Immigrants' rights groups make TPS demand with millions at risk of deportation
Washington DC - More than 400 immigrants' rights groups are once again calling on the Biden administration to re-designate Temporary Protected Status (TPS) for Central American countries and Nepal.
In a new letter, activists and advocates from hundreds of organizations have demanded Homeland Security Secretary Alejandro Mayorkas use his authority to re-designate TPS for El Salvador, Honduras, Nicaragua, Nepal, and Venezuela, and issue a first-time designation for Guatemala.
"The case for exercising this statutory authority delegated to you by Congress is overwhelming, considering that it would provide enormous benefits to our nation and also fulfill the spirit of the president's campaign promise not to return TPS holders to unsafe countries," the letter states.
"A decision to redesignate TPS for these countries would of course be life-changing for those who have made their lives here," the signatories continue.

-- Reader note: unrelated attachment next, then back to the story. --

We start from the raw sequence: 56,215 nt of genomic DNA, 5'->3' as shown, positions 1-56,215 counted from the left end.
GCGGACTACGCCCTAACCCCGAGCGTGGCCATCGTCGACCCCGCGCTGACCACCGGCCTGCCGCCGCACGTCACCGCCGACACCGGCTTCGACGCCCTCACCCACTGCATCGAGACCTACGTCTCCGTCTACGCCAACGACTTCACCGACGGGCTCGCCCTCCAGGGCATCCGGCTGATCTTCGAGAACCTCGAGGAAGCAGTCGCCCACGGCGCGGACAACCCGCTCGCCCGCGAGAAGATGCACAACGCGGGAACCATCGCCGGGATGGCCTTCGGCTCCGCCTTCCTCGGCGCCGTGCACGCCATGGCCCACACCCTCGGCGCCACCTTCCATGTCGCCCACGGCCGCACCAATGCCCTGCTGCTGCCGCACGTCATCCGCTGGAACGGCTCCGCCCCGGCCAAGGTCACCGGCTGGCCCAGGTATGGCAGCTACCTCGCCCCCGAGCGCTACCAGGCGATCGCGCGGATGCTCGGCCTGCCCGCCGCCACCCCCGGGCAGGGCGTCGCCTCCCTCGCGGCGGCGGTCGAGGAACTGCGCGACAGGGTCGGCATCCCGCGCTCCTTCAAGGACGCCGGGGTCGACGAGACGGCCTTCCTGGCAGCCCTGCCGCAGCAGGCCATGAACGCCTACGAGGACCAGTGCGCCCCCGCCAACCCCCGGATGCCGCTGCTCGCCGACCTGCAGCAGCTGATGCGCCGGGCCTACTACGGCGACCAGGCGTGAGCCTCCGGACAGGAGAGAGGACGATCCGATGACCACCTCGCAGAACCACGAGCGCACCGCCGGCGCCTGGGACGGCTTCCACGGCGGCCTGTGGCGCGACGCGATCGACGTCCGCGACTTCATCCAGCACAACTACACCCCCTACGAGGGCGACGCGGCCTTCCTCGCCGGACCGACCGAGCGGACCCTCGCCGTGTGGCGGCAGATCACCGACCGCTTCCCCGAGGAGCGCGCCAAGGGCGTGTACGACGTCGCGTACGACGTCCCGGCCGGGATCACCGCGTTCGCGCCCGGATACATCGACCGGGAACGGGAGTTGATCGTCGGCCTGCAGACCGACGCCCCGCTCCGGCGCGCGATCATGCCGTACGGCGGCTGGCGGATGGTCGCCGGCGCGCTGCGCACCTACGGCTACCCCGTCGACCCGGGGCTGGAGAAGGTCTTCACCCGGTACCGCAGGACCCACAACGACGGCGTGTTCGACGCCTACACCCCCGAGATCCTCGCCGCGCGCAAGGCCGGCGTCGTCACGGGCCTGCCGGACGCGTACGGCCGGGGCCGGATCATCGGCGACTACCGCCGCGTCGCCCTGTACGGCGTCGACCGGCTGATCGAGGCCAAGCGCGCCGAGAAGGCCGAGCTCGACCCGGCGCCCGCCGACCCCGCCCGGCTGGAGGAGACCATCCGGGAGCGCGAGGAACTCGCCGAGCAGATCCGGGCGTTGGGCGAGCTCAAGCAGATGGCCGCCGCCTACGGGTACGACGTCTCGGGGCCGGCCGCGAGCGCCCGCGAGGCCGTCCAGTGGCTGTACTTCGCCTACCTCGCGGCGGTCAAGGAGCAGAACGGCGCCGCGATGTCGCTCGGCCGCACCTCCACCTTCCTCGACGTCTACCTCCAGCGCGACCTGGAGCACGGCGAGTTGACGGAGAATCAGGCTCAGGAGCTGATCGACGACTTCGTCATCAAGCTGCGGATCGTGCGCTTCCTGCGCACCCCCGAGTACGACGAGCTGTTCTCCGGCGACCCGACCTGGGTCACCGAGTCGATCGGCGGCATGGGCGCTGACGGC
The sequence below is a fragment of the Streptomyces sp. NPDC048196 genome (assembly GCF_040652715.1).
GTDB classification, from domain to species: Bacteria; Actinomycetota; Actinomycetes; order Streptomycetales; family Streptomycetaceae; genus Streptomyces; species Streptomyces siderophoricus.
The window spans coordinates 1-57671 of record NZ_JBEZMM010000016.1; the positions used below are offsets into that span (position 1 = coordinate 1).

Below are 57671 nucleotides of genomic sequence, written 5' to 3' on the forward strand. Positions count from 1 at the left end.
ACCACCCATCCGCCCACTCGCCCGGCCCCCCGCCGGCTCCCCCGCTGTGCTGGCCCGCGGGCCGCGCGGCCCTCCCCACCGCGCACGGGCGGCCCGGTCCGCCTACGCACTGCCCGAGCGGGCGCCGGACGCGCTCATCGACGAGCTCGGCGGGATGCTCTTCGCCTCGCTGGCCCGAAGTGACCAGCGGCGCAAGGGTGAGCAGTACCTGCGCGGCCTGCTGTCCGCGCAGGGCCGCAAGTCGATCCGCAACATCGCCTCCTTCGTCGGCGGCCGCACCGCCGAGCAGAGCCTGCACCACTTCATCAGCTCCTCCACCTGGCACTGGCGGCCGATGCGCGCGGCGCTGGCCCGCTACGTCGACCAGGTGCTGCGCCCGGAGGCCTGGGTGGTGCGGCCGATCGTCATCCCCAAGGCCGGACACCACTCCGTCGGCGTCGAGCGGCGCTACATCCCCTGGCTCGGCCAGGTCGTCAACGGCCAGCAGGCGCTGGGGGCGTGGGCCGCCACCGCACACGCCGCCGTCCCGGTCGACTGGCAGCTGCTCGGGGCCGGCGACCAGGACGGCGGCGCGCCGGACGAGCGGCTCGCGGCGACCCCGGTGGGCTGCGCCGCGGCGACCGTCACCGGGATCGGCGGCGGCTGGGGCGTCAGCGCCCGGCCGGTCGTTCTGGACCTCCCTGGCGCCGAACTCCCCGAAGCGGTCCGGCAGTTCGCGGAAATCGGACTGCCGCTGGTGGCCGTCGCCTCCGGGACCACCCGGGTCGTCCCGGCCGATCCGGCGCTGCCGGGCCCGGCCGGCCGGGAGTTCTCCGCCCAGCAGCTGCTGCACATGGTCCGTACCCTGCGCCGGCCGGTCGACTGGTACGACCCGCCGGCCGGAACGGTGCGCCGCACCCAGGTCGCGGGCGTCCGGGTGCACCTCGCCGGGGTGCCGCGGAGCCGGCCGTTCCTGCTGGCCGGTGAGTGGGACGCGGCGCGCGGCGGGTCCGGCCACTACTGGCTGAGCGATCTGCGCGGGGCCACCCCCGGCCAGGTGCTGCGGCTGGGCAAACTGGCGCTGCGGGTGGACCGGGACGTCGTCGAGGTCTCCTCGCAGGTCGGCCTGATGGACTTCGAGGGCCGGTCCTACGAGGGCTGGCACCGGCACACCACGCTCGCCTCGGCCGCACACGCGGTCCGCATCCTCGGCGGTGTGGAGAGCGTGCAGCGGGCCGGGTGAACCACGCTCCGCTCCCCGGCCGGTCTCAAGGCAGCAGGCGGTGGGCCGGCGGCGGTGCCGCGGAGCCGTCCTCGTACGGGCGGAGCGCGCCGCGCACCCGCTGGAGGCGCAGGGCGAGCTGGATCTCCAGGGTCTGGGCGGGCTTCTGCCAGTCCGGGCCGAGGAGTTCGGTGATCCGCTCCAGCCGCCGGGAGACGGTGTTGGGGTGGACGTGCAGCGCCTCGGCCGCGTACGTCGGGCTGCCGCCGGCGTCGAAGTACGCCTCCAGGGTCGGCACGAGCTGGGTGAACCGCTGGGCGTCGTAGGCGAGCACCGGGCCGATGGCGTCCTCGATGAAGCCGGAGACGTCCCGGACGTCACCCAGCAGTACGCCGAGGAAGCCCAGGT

"In addition, a wealth of research demonstrates the benefits to all workers and the economy of granting legal status to persons who already live and work in the US and specifically documents the huge economic contributions of persons who have or would be eligible for TPS."
TPS re-designations could protect millions from deportation
TPS is a temporary legal status for nationals of designated countries already residing in the US when conditions like political turmoil and natural disasters prevent their safe return.
Many of these long-term residents have lived, worked, and paid taxes in the US for decades and now have families with US citizen children.
In June, the Biden administration extended TPS for 18 months for El Salvador, Honduras, Nicaragua, and Nepal. The decision granted temporary protections to hundreds of thousands of TPS holders, but the failure to issue re-designations has left 1-2 million people facing the same dangers without coverage and vulnerable to deportation.
Activists in their letter pointed out that there are no downsides to re-designating TPS: doing so would both accelerate work authorizations for currently undocumented people and increase remittances to countries of origin, helping to improve the desperate conditions driving migration to begin with.
TPS holders have long argued that the US government owes a moral debt to Central American people due to its history of intervention and destabilization in the region.
Cover photo: Kevin Dietsch / GETTY IMAGES NORTH AMERICA / Getty Images via AFP